Why is a spark of life so moving and so invigorating? Why is it such a defining moment? Is it because of the clear ‘before and after’ spark of life? Before, we were deadened; after, we are newly alive. Yesterday, I wrote about sin and how difficult it is to fight it, and how easily we fall to it. And every time we fall to sin, it feels like a death of some kind. Indeed, sin leads to death — spiritually and emotionally, and sometimes physically.  

The spiritual death that comes with sin should not be news to us. After all, the bible says the wages of sin is death (Romans 6:23). Sin acts on our disordered desires and deceives us into turning away from God. Every sin we commit is like a wave pushing us further away from God. If we let it, we can drift endlessly away, never seeing the shore again. Sin also hardens our hearts and closes our hearts to the voice of God when we are unrepentant and insist on our evil ways. When taken to the extreme, this spiritual death can be forever. While we wholeheartedly hope that we will turn back to God and repent at the very last moment, can we truly be sure of that? Can we be sure that sin has not closed us off to God’s grace? Will our pride get in the way of us reaching out to accept his mercy? If there is a chance of this happening, we really need to nip it in the bud so we do not end up irredeemable by our own actions.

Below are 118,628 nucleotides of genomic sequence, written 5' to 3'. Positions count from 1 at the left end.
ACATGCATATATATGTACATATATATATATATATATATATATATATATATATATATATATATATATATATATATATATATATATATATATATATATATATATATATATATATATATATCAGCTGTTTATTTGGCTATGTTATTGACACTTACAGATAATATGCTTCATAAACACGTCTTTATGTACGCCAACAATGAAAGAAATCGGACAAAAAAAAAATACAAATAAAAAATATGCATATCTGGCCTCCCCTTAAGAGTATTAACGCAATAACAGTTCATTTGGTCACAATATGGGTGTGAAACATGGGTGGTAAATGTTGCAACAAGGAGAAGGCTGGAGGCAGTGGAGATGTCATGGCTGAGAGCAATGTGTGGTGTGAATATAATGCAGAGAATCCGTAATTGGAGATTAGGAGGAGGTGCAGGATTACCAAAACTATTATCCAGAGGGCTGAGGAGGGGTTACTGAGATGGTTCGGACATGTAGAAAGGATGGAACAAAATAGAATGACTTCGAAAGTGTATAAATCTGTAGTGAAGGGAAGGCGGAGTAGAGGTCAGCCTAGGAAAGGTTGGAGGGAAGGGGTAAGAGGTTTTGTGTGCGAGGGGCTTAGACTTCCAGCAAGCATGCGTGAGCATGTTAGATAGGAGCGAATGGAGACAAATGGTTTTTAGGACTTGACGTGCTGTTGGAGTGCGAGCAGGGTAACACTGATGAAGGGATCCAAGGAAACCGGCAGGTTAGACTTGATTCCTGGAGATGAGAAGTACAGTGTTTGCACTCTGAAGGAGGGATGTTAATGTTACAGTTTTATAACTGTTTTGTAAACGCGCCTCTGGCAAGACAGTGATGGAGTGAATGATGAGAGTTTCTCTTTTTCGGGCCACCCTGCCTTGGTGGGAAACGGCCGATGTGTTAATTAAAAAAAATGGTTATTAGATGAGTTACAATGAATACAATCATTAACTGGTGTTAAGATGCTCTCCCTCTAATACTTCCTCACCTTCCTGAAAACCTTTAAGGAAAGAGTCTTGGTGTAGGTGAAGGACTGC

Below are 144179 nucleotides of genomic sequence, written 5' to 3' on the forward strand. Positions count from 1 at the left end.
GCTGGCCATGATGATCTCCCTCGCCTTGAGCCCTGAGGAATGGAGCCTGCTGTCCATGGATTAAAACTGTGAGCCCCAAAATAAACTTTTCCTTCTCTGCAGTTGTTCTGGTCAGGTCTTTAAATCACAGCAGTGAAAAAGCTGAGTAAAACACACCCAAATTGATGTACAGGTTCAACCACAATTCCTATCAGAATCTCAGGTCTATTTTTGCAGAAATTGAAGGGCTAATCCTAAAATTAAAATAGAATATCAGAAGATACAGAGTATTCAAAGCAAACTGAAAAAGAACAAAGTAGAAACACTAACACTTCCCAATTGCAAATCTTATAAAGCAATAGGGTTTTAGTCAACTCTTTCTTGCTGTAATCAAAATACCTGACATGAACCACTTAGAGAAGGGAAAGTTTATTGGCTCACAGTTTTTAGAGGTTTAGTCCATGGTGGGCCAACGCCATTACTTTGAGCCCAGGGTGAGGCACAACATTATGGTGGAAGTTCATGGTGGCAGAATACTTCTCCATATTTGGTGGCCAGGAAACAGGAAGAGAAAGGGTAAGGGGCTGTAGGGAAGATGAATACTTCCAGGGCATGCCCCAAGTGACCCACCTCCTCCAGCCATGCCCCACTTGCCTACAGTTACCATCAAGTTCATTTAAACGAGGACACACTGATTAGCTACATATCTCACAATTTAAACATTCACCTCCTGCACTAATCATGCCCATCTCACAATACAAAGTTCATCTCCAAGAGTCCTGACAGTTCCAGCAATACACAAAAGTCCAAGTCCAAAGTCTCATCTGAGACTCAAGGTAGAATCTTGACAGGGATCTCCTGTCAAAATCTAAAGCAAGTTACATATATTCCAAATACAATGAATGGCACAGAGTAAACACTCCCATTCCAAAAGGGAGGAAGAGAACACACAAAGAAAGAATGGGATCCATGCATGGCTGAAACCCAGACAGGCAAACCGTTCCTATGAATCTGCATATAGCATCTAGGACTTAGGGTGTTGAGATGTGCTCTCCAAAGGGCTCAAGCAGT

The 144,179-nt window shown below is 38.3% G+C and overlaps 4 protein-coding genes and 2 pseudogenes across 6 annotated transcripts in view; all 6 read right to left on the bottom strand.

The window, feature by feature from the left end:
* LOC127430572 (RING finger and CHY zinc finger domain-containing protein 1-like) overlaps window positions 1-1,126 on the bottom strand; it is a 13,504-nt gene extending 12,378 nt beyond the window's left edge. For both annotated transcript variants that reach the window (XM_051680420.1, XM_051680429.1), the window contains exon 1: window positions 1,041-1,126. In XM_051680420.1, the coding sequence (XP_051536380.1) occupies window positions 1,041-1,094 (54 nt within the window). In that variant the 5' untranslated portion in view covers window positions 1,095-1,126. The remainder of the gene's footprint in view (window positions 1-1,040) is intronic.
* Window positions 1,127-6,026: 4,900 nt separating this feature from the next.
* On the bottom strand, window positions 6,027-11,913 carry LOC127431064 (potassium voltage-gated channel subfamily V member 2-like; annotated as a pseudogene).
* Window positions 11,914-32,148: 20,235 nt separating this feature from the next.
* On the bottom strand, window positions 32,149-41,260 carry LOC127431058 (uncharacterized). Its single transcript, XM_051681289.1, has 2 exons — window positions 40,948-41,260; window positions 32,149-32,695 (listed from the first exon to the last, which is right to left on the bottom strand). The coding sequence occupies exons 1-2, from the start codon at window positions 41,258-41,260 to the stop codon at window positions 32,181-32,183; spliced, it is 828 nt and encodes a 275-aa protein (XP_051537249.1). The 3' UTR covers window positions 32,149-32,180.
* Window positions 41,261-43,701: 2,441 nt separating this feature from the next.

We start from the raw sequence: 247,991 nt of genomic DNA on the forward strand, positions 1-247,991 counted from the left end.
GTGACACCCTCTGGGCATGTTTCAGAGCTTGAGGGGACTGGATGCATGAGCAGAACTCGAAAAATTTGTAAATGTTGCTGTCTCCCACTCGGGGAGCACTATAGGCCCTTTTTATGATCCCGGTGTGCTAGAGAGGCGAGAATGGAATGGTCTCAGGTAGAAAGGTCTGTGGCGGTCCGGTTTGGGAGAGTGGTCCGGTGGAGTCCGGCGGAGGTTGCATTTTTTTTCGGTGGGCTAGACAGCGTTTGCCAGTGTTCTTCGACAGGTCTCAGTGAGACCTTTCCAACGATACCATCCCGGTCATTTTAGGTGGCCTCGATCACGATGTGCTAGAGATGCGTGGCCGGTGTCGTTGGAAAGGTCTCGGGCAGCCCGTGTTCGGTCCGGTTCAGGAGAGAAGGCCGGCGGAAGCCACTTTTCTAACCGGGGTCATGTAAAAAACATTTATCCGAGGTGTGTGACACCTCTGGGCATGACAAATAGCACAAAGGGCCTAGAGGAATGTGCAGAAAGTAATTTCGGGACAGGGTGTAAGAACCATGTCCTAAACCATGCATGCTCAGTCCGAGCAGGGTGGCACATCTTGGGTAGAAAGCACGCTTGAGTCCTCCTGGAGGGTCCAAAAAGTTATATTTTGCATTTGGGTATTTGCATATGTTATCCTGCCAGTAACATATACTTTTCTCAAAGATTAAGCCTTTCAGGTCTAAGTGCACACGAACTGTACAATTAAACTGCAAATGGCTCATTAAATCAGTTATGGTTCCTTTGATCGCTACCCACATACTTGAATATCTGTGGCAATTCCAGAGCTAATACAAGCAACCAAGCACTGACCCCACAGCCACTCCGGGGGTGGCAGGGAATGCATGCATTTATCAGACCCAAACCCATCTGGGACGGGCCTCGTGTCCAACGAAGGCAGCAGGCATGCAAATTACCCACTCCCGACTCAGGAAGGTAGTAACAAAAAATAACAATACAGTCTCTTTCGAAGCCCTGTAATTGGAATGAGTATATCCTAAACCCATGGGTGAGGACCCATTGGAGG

Emotionally, sin makes us feel numb and defeated. We certainly feel unalive, and unable to pick ourselves up. This is probably normal for most people — the initial shame and disappointment in ourselves, the hopelessness, the urge to just give up trying. There is a sense of having turned to stone and becoming set in our ways, never changing except to be eroded and crumbled by external elements. I am not going to lie — the pull of sin is strong. It is the easy way out, the way that gives you immediate satisfaction, the way that allows you to put yourself first. However, the wake of sin can deeply unsettle, although being disturbed by your own sinful acts can be a good thing, if it spurs you on to change for the better.

Sin leads to death. And it is easy to slip down that path. We have all been there, and we have known the difficulty and tremendous effort needed to even just stop going down that path, let alone to backtrack and go the right way. What makes it even tougher is the emotional and spiritual death and dryness we experience, which really does not encourage. This is the reality that we all live in. It all feels hopeless and futile, like Sisyphus pushing a rock uphill all day, only to have it roll back down again.